A barber shop owner wins a sweepstake. He remodels his shop and hires Claude Hopkins and his orchestra to play for his customers. Two songs are sung, and the Four Step Brothers tap dance in... See full summary »
A barber shop owner wins a sweepstake. He remodels his shop and hires Claude Hopkins and his orchestra to play for his customers. Two songs are sung, and the Four Step Brothers tap dance in the closing number. Written by
David Glagovsky <firstname.lastname@example.org>
You've got to hand it to Warner Brothers. Try to think of another studio that would routinely produce all-black shorts during the Depression. This kind of product was routinely banned from many southern theaters which couldn't help the studio's lousy bottom line (1934 was the 4th year WB was bleeding red ink with a loss of over $2.5 million for the year and a staggering $30.0+ million loss since 1931). Still, the studio kept it's Astoria, NY Vitaphone studios busy cranking out musical shorts--- mostly directed by reliable Joe Henaberry. Barber Shop Blues is notable for the incredibly elaborate set design and Claude Hopkins' Orchestra. Songs include an abbreviated version of "I Want a Shave (and a Haircut Too)" and a rendition of Joyce Kilmer's "Trees," which to my tin ear sounds a lot like the Ink Spots. Then there's the near obligatory tap sequence with the Four Step Brothers. Oddly the short is all-male. The real star is the large barber shop set, which belies the minuscule budget and probable 2-day shooting schedule. If you want to see a fantastic example of Henaberry's directorial work, see Public Jitterbug No. 1 (1939) featuring an incredibly frenetic Betty Hutton.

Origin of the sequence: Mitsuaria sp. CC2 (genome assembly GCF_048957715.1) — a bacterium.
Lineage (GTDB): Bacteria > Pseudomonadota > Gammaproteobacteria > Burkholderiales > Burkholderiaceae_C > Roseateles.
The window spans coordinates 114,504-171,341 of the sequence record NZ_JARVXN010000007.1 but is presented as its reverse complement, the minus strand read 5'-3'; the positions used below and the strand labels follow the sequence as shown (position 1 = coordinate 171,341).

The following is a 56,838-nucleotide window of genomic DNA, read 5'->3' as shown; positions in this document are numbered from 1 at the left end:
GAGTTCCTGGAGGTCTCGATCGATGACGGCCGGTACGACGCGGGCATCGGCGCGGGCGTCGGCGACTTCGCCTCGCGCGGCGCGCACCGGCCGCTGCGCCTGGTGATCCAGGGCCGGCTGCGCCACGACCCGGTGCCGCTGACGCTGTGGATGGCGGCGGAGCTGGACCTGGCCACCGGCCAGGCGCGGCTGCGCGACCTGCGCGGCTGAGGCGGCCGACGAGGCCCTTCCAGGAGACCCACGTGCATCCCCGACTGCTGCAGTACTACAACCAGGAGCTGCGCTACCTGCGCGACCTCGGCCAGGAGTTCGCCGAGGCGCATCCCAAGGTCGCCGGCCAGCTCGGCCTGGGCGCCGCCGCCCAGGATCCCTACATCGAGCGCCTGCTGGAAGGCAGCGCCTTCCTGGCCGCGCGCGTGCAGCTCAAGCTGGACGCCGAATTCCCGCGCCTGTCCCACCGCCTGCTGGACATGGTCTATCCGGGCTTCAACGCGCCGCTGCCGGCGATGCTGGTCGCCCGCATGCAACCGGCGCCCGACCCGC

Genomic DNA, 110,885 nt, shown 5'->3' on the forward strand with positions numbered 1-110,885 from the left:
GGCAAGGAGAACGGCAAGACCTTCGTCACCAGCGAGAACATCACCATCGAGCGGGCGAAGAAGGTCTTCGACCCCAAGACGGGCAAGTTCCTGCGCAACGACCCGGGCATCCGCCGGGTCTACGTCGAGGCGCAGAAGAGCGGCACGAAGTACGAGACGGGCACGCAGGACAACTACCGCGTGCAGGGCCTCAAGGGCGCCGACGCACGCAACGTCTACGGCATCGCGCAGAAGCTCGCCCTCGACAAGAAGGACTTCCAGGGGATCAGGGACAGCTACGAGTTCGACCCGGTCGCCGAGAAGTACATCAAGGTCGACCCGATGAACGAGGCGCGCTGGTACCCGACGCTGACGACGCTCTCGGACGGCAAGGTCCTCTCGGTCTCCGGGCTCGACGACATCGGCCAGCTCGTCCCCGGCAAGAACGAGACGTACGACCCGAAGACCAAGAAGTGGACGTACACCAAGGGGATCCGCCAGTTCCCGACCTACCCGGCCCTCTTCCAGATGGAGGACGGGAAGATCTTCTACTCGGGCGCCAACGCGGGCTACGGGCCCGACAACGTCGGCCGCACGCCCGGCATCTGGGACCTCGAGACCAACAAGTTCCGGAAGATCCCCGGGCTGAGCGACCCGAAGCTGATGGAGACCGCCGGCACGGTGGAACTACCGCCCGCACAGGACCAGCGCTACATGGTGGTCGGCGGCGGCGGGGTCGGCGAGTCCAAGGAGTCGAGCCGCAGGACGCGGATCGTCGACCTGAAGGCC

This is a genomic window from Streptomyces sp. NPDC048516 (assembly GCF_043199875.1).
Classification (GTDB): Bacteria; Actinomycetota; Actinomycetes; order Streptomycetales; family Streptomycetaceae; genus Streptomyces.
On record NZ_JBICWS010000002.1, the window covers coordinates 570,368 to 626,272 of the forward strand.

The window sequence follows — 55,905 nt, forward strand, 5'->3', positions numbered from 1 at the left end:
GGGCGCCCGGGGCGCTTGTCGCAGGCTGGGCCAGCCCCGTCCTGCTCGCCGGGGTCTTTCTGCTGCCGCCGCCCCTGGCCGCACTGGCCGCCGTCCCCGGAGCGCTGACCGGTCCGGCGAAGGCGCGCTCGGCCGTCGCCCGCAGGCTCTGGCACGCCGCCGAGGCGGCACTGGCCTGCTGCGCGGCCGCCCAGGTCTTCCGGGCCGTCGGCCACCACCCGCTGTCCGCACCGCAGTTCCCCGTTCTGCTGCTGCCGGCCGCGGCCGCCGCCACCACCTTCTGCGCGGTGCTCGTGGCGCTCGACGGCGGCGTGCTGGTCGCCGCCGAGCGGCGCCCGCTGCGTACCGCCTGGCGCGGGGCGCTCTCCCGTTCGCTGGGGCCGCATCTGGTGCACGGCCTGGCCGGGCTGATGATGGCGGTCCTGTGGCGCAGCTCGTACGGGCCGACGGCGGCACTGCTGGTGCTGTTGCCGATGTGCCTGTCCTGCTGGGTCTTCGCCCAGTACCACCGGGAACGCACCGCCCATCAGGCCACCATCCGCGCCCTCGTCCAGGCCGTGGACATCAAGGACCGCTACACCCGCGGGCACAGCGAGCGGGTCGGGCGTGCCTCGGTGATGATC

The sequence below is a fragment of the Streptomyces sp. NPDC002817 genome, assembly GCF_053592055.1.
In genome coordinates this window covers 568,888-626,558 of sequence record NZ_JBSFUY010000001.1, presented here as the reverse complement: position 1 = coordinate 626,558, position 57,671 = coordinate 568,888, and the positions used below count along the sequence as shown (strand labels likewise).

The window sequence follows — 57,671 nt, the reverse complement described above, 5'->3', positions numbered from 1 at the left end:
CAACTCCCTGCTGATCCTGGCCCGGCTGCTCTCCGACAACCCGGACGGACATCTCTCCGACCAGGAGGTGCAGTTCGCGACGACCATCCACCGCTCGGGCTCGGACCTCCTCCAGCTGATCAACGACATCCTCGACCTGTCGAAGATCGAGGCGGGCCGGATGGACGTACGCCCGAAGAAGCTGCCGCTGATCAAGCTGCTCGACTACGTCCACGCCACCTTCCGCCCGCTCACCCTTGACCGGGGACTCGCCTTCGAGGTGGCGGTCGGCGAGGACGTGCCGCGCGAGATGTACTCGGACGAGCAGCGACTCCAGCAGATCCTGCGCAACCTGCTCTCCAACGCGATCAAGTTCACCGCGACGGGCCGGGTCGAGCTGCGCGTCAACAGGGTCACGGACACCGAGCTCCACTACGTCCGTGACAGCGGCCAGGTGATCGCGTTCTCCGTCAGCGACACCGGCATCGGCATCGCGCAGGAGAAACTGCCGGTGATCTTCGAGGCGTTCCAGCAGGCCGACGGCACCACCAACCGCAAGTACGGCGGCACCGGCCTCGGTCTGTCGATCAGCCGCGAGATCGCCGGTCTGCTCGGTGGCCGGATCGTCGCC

6 of 6 people found this review helpful.
Was this review helpful to you?